3. Note that it seems to be human nature for people to assume other people will think and learn the same way that they do. This means that sometimes reviewers don’t tell you enough details for you to know if their experience will apply to your situation. I’m always a bit skeptical of the really short reviews that basically say, “This is a terrible product – nobody could understand how to make this work.” This tells me more about the reviewer than it does the product under discussion. It tells me that the reviewer is impatient and may have low self-confidence, but it doesn’t tell me what, exactly, the reviewer was hoping to get out of a product, nor does it explain the ways in which it failed to live up to expectations. That means I have no idea whether the reviewer’s experience will be relevant to mine.
  4. Try to get a feel for the kind of homeschooler that is writing the review. For example, some of us (admittedly, like me) are curriculum junkies. We love variety, and we love to see all the different things that are out there. This means that we are more likely to grow bored with a product than other homeschoolers. We are less likely to finish things, and we are more likely to move on to something else when we do finish something, rather than continuing to the next level with the same product. Bear that in mind when reading our reviews, and don’t blame the product unnecessarily for our restlessness. On the other hand, when you hear one of us say that we tried 5 other products until we used this one, and then stuck with that one for the next 5 years, you know you may have a winner! Other homeschoolers are what I like to call “default” homeschoolers. They don’t sample around too much, and if they find something that works (possibly the first thing that their good friend recommended), they happily continue with it to the very end of the very last level. When they say they’ve always used something, and never even looked at anything else, you have to wonder how well they can compare the product to what else is out there. You know it works for them, but you don’t know if it works as well as something else would.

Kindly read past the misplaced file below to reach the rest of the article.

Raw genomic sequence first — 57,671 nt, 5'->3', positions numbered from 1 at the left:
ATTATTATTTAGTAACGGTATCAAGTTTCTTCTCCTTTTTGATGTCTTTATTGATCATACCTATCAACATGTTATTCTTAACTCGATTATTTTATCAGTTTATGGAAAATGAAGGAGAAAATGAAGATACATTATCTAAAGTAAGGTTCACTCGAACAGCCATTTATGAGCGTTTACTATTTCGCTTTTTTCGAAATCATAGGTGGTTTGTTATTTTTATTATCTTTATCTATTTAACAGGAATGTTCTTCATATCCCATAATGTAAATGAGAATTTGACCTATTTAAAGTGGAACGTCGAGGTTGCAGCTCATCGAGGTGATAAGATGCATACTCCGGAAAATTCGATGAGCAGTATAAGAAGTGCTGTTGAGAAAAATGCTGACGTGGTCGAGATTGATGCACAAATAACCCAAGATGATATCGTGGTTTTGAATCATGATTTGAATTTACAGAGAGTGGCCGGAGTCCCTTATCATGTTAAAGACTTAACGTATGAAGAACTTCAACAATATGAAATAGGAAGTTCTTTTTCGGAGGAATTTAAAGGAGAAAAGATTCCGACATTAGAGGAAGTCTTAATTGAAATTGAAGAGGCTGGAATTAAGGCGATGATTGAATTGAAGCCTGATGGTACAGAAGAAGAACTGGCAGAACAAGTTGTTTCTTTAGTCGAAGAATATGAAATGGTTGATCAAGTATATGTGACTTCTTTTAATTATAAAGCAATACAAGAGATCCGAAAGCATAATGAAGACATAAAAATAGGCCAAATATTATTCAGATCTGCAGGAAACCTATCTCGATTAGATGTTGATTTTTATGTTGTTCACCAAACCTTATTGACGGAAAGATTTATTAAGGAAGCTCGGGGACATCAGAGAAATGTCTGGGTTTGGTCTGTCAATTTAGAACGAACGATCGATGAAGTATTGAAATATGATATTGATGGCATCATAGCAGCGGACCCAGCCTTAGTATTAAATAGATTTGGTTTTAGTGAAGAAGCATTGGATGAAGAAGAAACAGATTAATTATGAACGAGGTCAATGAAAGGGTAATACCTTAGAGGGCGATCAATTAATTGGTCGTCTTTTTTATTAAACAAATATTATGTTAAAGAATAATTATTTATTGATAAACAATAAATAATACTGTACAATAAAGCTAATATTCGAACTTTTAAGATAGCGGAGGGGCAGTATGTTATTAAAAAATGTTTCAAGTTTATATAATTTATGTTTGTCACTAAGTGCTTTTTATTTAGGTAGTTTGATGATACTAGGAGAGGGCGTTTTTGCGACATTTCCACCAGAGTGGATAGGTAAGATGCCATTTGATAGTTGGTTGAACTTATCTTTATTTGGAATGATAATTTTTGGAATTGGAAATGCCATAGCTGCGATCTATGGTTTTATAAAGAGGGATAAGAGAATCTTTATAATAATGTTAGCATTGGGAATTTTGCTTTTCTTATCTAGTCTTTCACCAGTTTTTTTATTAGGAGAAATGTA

Those four points are probably the most important ones I try to keep in mind as I am reading reviews and picking curricula. I take these points into consideration when I am given advice by friends. I don’t use them to completely discount anyone’s advice, but rather I try to put each person’s advice into perspective. That helps me develop a clearer picture of how the product may work for our family.

Some of my favorite review sites:

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4 Comments, Comment or Ping

  1. Very helpful thoughts–I will try to keep them in mind when I write reviews, too.

  2. Great post! A couple of other sites you might want to check are: (I write reviews for this one)

    Thanks again for the interesting thoughts. I’m going to print this out and add it to my “writing” file.